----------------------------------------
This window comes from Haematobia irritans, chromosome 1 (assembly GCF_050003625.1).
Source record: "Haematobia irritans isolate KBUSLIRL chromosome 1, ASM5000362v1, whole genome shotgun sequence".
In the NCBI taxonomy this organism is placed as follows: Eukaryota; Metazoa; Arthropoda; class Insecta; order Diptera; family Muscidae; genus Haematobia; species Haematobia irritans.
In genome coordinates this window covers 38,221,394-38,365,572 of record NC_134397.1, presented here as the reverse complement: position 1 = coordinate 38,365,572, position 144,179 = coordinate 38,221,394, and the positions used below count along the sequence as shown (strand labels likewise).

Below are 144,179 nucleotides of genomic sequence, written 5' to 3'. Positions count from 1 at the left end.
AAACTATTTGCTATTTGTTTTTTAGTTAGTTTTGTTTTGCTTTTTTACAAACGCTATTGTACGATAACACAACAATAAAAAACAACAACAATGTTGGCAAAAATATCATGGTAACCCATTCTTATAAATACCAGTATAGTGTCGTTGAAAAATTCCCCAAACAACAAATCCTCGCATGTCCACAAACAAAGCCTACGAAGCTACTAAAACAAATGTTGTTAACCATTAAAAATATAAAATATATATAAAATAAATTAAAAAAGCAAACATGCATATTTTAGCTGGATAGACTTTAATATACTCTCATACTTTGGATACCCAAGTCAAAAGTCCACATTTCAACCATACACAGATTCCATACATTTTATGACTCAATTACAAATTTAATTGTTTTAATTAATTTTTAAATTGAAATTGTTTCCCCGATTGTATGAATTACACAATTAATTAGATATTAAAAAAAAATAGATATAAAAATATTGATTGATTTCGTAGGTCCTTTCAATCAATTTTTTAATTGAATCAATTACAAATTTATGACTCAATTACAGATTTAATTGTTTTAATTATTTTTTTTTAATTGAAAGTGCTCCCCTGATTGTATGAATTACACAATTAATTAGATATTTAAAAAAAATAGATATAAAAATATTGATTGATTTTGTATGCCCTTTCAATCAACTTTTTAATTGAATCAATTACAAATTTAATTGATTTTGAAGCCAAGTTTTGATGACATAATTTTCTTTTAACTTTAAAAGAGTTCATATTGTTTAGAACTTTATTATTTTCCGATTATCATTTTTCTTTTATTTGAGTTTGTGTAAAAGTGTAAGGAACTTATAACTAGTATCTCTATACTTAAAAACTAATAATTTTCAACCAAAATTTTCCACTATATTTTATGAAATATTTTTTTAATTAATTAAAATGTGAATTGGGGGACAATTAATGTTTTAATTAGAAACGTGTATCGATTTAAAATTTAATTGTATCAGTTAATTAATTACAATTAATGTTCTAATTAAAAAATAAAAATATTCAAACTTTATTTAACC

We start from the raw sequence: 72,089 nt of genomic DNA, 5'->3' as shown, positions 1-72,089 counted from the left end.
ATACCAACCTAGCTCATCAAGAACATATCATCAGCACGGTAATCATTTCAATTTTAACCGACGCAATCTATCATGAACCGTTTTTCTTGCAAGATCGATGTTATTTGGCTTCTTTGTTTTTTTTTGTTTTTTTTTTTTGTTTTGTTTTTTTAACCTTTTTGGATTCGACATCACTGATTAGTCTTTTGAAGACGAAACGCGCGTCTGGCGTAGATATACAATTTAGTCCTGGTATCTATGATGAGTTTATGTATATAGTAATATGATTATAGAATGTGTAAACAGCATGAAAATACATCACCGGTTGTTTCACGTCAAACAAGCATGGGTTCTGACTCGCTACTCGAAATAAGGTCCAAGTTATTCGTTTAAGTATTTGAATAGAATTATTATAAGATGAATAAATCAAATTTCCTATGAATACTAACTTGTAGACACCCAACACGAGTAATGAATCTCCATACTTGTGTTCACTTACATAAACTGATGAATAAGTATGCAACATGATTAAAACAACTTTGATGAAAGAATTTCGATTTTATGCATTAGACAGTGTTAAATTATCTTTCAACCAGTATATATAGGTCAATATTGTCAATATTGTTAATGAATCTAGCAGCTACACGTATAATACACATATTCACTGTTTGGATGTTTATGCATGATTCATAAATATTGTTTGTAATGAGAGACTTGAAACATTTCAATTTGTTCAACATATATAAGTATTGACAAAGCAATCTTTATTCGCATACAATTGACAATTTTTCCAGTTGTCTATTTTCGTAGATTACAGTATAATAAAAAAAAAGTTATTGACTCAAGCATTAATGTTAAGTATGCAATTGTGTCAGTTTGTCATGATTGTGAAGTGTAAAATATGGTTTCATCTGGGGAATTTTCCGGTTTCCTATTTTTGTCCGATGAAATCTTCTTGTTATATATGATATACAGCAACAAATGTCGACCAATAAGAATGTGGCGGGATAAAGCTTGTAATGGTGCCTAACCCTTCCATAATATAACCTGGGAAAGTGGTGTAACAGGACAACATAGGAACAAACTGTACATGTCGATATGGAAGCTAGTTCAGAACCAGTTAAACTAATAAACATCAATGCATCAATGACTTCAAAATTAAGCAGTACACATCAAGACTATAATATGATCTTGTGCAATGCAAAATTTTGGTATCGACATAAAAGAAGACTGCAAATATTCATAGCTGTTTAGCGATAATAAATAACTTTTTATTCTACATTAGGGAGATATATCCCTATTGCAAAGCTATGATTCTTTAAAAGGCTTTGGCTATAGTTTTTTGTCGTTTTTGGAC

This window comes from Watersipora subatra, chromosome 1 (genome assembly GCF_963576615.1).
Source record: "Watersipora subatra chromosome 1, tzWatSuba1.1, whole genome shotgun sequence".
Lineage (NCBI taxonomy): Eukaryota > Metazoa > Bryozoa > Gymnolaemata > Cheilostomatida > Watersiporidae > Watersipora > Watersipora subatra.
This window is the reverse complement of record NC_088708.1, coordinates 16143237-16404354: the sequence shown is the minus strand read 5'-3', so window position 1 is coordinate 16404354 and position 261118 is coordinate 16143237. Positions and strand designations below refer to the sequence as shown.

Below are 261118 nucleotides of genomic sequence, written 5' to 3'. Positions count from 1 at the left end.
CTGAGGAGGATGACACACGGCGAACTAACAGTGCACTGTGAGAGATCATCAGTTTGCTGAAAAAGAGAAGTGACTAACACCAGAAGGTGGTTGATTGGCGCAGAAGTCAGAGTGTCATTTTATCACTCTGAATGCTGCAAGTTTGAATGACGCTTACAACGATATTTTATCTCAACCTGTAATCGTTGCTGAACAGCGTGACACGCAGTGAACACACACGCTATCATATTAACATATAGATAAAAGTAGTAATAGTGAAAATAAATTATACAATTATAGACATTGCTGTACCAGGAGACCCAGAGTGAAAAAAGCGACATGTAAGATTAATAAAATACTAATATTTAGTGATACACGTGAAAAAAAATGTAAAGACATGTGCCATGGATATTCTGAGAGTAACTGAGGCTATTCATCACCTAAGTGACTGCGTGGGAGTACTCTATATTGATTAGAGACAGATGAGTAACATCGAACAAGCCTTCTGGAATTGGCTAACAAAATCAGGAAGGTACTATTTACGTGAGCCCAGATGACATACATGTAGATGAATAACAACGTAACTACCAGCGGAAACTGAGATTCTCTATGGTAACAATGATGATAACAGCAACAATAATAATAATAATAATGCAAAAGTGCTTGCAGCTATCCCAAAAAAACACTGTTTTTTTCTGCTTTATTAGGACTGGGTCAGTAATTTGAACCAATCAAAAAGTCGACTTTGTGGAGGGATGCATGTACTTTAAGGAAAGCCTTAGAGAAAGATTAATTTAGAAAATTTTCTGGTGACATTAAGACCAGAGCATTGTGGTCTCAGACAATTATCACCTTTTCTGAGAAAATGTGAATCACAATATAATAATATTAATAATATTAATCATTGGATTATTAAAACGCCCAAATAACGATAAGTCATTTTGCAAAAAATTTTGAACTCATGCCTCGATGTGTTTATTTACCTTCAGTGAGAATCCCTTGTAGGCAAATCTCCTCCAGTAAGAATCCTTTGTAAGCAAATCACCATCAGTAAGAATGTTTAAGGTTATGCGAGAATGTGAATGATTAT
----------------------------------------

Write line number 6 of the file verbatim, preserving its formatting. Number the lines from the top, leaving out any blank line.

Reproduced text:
AAACTATTTGCTATTTGTTTTTTAGTTAGTTTTGTTTTGCTTTTTTACAAACGCTATTGTACGATAACACAACAATAAAAAACAACAACAATGTTGGCAAAAATATCATGGTAACCCATTCTTATAAATACCAGTATAGTGTCGTTGAAAAATTCCCCAAACAACAAATCCTCGCATGTCCACAAACAAAGCCTACGAAGCTACTAAAACAAATGTTGTTAACCATTAAAAATATAAAATATATATAAAATAAATTAAAAAAGCAAACATGCATATTTTAGCTGGATAGACTTTAATATACTCTCATACTTTGGATACCCAAGTCAAAAGTCCACATTTCAACCATACACAGATTCCATACATTTTATGACTCAATTACAAATTTAATTGTTTTAATTAATTTTTAAATTGAAATTGTTTCCCCGATTGTATGAATTACACAATTAATTAGATATTAAAAAAAAATAGATATAAAAATATTGATTGATTTCGTAGGTCCTTTCAATCAATTTTTTAATTGAATCAATTACAAATTTATGACTCAATTACAGATTTAATTGTTTTAATTATTTTTTTTTAATTGAAAGTGCTCCCCTGATTGTATGAATTACACAATTAATTAGATATTTAAAAAAAATAGATATAAAAATATTGATTGATTTTGTATGCCCTTTCAATCAACTTTTTAATTGAATCAATTACAAATTTAATTGATTTTGAAGCCAAGTTTTGATGACATAATTTTCTTTTAACTTTAAAAGAGTTCATATTGTTTAGAACTTTATTATTTTCCGATTATCATTTTTCTTTTATTTGAGTTTGTGTAAAAGTGTAAGGAACTTATAACTAGTATCTCTATACTTAAAAACTAATAATTTTCAACCAAAATTTTCCACTATATTTTATGAAATATTTTTTTAATTAATTAAAATGTGAATTGGGGGACAATTAATGTTTTAATTAGAAACGTGTATCGATTTAAAATTTAATTGTATCAGTTAATTAATTACAATTAATGTTCTAATTAAAAAATAAAAATATTCAAACTTTATTTAACC